Aaron here today with Eleanor Davis; Ley Lines 2018; Czap/Sorese; Gary Panter
New York Comics & Picture-Story Symposium: Featuring Eleanor Davis
It’s widely accepted that art serves an important function in society. But the concept falls under such an absurdly large umbrella and can manifest in so many different ways. Art can be self indulgent, goofy, serious, altruistic, evil, or expressive, or any number of other things. But how can it truly make lasting, positive change?
In Why Art?, acclaimed graphic novelist Eleanor Davis (How To Be Happy) unpacks some of these concepts in ways both critical and positive, in an attempt to illuminate the highest possible potential an artwork might hope to achieve. A work of art unto itself, Davis leavens her exploration with a sense of humor and a thirst for challenging preconceptions of art worthy of Magritte, drawing the reader in as a willing accomplice in her quest.
Tuesday, March 6, 2018 at 7:00 pm
Anna-Maria and Stephen Kellen Auditorium (Room N101)
Sheila C. Johnson Design Center
66 Fifth Avenue New York, NY 10003
Davis will also be presenting and signing her new book at Desert Island Comics at 7:15pm on Wednesday, March 7.
New Ley Lines Subscription for 2018
Recently announced. Work by/about:
- Jia Sung on Belkis Ayón/“Madame White Snake” (February 2018)
- Oliver East on Boredom (“Langweile”) (May 2018)
- L Nichols on Ludwig van Beethoven (August 2018)
- Whit Taylor on Mona Lisa (November 2018)
[SORESE] Your work, not only in Futchi Perf but in several other works (such as your Ley Lines book ‘The Letting Go’ and your story ‘The Last Time You Saw Cleveland’) often decentralizes the narrative away from a singular main character in lieu of something more universal, while still feeling intimate and personal.
How did this second person narration come about?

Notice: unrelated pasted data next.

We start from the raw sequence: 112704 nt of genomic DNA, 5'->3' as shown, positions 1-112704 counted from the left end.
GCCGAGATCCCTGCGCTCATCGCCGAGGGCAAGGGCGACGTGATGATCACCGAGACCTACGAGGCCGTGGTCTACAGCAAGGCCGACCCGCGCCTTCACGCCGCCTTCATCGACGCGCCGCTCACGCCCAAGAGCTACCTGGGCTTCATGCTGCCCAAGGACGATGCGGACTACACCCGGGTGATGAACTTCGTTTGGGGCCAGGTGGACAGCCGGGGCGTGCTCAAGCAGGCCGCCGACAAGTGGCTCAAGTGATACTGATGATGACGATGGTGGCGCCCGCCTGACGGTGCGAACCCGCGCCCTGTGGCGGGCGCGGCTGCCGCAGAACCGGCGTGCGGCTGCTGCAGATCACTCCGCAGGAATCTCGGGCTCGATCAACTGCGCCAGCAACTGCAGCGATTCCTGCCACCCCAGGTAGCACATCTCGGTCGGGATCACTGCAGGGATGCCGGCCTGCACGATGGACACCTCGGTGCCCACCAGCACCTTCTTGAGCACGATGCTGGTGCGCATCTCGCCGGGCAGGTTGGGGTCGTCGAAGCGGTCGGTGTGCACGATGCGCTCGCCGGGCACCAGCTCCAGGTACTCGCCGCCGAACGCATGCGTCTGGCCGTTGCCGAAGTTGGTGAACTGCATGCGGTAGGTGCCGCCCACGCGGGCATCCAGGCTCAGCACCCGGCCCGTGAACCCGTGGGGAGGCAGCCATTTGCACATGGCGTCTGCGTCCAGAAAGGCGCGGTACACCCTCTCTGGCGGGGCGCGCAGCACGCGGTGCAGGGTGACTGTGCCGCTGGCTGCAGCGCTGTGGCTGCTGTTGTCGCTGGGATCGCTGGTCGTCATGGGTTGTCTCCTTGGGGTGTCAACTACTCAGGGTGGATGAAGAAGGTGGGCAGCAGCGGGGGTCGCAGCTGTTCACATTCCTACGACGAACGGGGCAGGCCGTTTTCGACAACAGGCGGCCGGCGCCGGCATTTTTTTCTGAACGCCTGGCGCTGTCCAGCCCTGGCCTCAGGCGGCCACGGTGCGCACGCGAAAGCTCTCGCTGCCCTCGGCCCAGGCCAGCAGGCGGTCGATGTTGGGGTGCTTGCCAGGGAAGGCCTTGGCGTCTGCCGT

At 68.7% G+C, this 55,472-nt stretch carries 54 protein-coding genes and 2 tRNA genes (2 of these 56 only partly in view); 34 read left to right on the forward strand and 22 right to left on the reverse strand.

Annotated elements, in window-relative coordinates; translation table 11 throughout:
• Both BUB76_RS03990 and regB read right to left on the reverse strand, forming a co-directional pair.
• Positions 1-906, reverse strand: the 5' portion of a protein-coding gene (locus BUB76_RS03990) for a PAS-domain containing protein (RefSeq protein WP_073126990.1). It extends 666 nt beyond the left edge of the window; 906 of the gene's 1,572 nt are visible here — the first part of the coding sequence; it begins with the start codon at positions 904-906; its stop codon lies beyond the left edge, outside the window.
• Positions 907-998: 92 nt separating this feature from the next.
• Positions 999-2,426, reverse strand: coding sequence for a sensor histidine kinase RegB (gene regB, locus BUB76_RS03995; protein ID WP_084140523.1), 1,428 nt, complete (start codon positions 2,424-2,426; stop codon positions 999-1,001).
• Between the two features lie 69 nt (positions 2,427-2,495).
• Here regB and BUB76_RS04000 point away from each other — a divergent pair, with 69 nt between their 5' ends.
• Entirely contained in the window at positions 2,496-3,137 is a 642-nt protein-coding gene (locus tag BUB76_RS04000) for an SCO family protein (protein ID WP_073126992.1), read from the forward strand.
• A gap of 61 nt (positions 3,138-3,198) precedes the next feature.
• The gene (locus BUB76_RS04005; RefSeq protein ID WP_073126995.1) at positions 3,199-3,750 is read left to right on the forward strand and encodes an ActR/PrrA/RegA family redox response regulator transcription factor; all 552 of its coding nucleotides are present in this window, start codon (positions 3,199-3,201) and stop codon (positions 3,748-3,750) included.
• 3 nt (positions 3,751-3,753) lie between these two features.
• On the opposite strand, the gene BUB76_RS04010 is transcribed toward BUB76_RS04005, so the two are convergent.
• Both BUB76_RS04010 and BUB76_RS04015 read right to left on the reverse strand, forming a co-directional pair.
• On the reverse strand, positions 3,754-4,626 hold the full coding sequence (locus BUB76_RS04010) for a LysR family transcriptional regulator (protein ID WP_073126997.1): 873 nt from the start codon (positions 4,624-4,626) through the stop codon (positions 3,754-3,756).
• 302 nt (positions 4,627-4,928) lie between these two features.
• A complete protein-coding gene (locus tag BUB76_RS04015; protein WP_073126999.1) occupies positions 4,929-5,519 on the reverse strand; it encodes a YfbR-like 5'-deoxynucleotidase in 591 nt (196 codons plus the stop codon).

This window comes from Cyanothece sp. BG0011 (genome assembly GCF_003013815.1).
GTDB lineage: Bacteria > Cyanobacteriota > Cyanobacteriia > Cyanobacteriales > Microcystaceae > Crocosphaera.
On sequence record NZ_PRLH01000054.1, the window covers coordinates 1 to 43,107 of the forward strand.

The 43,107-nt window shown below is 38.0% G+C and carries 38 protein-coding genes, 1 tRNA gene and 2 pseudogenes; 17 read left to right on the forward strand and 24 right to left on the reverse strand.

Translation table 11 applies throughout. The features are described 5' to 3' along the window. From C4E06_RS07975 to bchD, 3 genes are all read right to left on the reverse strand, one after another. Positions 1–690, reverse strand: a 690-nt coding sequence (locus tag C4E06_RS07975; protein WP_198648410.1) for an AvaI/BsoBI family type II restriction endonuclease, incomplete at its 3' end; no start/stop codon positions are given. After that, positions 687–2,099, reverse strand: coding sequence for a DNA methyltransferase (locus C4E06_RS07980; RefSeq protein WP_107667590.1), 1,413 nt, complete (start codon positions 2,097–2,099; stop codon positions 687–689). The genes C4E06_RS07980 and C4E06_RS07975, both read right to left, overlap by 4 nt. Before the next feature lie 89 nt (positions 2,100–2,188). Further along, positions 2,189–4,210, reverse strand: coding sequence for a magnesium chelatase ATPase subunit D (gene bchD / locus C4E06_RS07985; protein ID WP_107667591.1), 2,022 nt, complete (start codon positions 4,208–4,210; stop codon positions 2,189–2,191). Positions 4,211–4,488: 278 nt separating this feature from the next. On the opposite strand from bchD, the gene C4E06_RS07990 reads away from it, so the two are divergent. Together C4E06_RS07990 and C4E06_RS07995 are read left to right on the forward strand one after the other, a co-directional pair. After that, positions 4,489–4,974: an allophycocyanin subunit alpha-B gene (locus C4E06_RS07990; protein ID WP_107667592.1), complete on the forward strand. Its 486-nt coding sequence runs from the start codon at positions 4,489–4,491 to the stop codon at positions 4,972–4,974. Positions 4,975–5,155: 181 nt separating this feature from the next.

[CZAP] I started doing that years ago by trying to avoid using “I” as much as possible in my own diary, in an effort to minimize myself somehow. Not the healthiest time in my life, but there was something I liked about using it in comics to address the reader and pull them in. Encouraging them to empathize with what’s going on in the comic by having them assume the point of view character. It also acknowledges that there’s someone reading the comic, so there’s an “outside” of the book, aka the real world we all live in. I also think some of that original minimization is going on, because I really am writing “you” in place of “I.”
March 1 – April 14, 2018
Fredericks & Freiser is pleased to announce “He Demon,” an exhibition of new paintings by Gary Panter. Widely recognized as one of the most influential figures of the Los Angeles punk aesthetic, Panter’s “punk, nuclear, hillbilly” sensibility has been a presence in the art world since the late 1970’s.
In “He Demon” Panter replaces his typically manic compositions of archetypal figures and vibrant abstractions with scenes of psychological menace.
“I locate the narrative singularity of Gary Panter’s work largely within the relationship between discrete narrative layers of abstract composition and figurative scenarios … The story is even further complicated by the fact that Panter’s polyglot visual vocabulary also encompasses the semiotic resonance of his pictographic content (and of his high art references, many of which are quotations of established stylistic motifs).”—Doug Harvey
Joanie and Jordie – 3-6-18 – by Caleb Orecchio